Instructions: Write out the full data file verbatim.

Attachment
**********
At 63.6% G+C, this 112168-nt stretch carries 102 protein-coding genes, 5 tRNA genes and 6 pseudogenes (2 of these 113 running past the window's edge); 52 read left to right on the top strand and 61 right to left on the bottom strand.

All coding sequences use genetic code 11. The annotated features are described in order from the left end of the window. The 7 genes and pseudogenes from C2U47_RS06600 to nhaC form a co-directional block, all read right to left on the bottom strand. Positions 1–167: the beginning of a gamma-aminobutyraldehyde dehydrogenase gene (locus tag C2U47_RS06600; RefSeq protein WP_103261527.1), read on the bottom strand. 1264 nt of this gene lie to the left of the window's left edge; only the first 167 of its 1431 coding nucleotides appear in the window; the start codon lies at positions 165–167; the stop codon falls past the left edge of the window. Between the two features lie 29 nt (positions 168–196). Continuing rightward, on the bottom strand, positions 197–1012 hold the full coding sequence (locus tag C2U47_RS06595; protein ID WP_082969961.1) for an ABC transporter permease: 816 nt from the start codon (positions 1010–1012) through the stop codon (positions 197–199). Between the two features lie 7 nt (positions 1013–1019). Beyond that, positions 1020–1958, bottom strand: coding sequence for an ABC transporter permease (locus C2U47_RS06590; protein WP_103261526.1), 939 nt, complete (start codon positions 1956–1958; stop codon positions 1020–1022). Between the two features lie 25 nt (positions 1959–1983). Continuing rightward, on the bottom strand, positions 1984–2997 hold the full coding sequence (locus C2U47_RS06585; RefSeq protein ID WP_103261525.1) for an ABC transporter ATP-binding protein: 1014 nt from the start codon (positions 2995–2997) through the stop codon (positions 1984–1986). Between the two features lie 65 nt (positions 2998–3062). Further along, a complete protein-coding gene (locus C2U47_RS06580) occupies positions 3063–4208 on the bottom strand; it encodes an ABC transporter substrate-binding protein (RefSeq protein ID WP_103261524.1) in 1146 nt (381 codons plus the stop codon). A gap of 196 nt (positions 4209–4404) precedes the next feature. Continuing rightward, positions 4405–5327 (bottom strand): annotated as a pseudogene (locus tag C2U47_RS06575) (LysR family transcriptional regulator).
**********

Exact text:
At 63.6% G+C, this 112168-nt stretch carries 102 protein-coding genes, 5 tRNA genes and 6 pseudogenes (2 of these 113 running past the window's edge); 52 read left to right on the top strand and 61 right to left on the bottom strand.

All coding sequences use genetic code 11. The annotated features are described in order from the left end of the window. The 7 genes and pseudogenes from C2U47_RS06600 to nhaC form a co-directional block, all read right to left on the bottom strand. Positions 1–167: the beginning of a gamma-aminobutyraldehyde dehydrogenase gene (locus tag C2U47_RS06600; RefSeq protein WP_103261527.1), read on the bottom strand. 1264 nt of this gene lie to the left of the window's left edge; only the first 167 of its 1431 coding nucleotides appear in the window; the start codon lies at positions 165–167; the stop codon falls past the left edge of the window. Between the two features lie 29 nt (positions 168–196). Continuing rightward, on the bottom strand, positions 197–1012 hold the full coding sequence (locus tag C2U47_RS06595; protein ID WP_082969961.1) for an ABC transporter permease: 816 nt from the start codon (positions 1010–1012) through the stop codon (positions 197–199). Between the two features lie 7 nt (positions 1013–1019). Beyond that, positions 1020–1958, bottom strand: coding sequence for an ABC transporter permease (locus C2U47_RS06590; protein WP_103261526.1), 939 nt, complete (start codon positions 1956–1958; stop codon positions 1020–1022). Between the two features lie 25 nt (positions 1959–1983). Continuing rightward, on the bottom strand, positions 1984–2997 hold the full coding sequence (locus C2U47_RS06585; RefSeq protein ID WP_103261525.1) for an ABC transporter ATP-binding protein: 1014 nt from the start codon (positions 2995–2997) through the stop codon (positions 1984–1986). Between the two features lie 65 nt (positions 2998–3062). Further along, a complete protein-coding gene (locus C2U47_RS06580) occupies positions 3063–4208 on the bottom strand; it encodes an ABC transporter substrate-binding protein (RefSeq protein ID WP_103261524.1) in 1146 nt (381 codons plus the stop codon). A gap of 196 nt (positions 4209–4404) precedes the next feature. Continuing rightward, positions 4405–5327 (bottom strand): annotated as a pseudogene (locus tag C2U47_RS06575) (LysR family transcriptional regulator).